7. Marigold and the Goatmother December 26, 2011 at 8:59 pm #

    By the way, isn’t it awful that it is so difficult to find vets who know anything about goats?

    • Teresa December 26, 2011 at 9:06 pm #

      I am actually one of the lucky ones because my vets aren’t too bad. I just struggle getting them to look past worms, but I’m working on them!

  8. Talon December 26, 2011 at 10:35 pm #

    Oh, Teresa, the losses must have been completely heartbreaking. And to do all that research – that is not only time consuming, but must be so headache inducing trying to digest all the information. I wish you luck in your continued research.

    That photo of Betty Lou and daughter Helen is breathtaking.

    • Teresa December 26, 2011 at 11:13 pm #

      It is a lot of work, but if I can figure out how to get this out of the herd, it is well worth all the work. I love that goats spend quality family time together, even after they have grown up.

  9. Pieces of Sunshine December 27, 2011 at 12:15 am #

    Good on you for persevering Teresa. Let’s hope there is a happy ending.

    • Teresa December 27, 2011 at 7:44 am #

      Thanks. I think I will get there eventually.

  10. Mimi Foxmorton December 27, 2011 at 2:56 am #

    Excellent job of this! Though all so confusing.
    YOU should become the premiere National Goat Vet!
    Our worse death was Wee Bill who was the HUGEST kid in the herd…..displayed no problems…..ran, jumped, ate, played…never any scours. And then one day he just dropped down dead. It was so sad.

    I applaude your efforts…especially in keeping us informed!

    And, on a lighter note, sweet Fionn turned out to be a hottie! LOVIN’ those curls!

    • Teresa December 27, 2011 at 7:45 am #

      I’ve always said those Saanen girls are determined to teach me everything a human could possibly know about goats. I just wish the lessons weren’t so hard. Fionn is a hunk for good reason~Goliath is his Grandpa and Ozzy his great-grandpa.

  11. Nancy December 27, 2011 at 6:38 am #

    I’m in awe of your analyzing talents in this area. Even though the “experts” aren’t giving you any cred — I’d definitely still keep your chart. I really think you are on to something big here. Kudos, Teresa!

    • Teresa December 27, 2011 at 7:47 am #

      I’m guessing this is a fairly common defect. The research found that 25% of all Nubians are carriers of G6S, and whatever defect I have seems to be pretty common with the number of carriers I’ve ended up with in my herd. I certainly don’t have the skill necessary to figure out a test for it however.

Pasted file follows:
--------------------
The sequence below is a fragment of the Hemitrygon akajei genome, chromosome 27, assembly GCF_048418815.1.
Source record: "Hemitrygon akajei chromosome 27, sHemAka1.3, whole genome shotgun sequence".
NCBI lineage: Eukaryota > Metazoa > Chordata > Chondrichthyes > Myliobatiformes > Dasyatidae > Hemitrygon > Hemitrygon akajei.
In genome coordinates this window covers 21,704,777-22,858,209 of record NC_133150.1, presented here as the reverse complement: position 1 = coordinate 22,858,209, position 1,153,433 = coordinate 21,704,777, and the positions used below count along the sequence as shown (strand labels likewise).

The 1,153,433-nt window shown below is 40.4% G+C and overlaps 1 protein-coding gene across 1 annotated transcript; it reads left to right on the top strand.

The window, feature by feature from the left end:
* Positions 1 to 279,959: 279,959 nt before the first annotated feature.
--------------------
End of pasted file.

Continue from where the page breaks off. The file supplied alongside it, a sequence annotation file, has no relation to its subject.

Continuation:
12. Candy C. December 27, 2011 at 7:19 am #

    How frustrating for you that you can’t get the vets at the University to help/listen! It seems that there is an attitude of “inferiority” towards goats in this country. We don’t even have a vet in this area that is interested in treating them. I’m curious to see what you plan will be…I learn so much from you about the goats!

    • Teresa December 27, 2011 at 7:50 am #

      I’m glad you are learning from me~hopefully it’s all good information. I am lucky that I have vets around that treat goats. I do think the attitude towards goats is changing, but it’s going to take a long time for it to make a difference. We also need to have vets actually listen to us goat owners.

  13. Tayet December 27, 2011 at 8:43 am #

    Two of my first kids dies from birth defects. This is very educating, thank you for posting. I can’t wait to see what your plan is.

    • Teresa December 27, 2011 at 9:35 am #

      I’m not sure if it’s a good one or not, but I guess time will tell. Do you know what kind of defect your kids had?

      • Tayet December 27, 2011 at 4:48 pm #

        They were both bucks and all I know is that their testicles never dropped and they were a lot tamer then the other bucks I had. It was really sad. They were my babies.

      • Teresa December 27, 2011 at 5:48 pm #

        That is strange. I’m so sorry you lost your babies. It’s never easy to lose one, but especially so when they are your babies.

  14. Gattina December 27, 2011 at 10:22 am #

    I never thought that breeding goats involves such a “science” ! They all look so good !

    • Teresa December 27, 2011 at 10:50 am #

      Those that are carriers are perfectly healthy and live a normal life. It’s only those that inherit the defect from both parents that become ill and die. Life on the farm involves science each and every day!

  15. Bee Girl (AKA Melissa) December 27, 2011 at 3:06 pm #

    What an amazing amount of time and energy you’ve put into this! I can only imagine how heartbreaking and frustrating this process has been for you, but I am so happy to hear how proactive you’ve been about it all! Good luck with the rest of the process!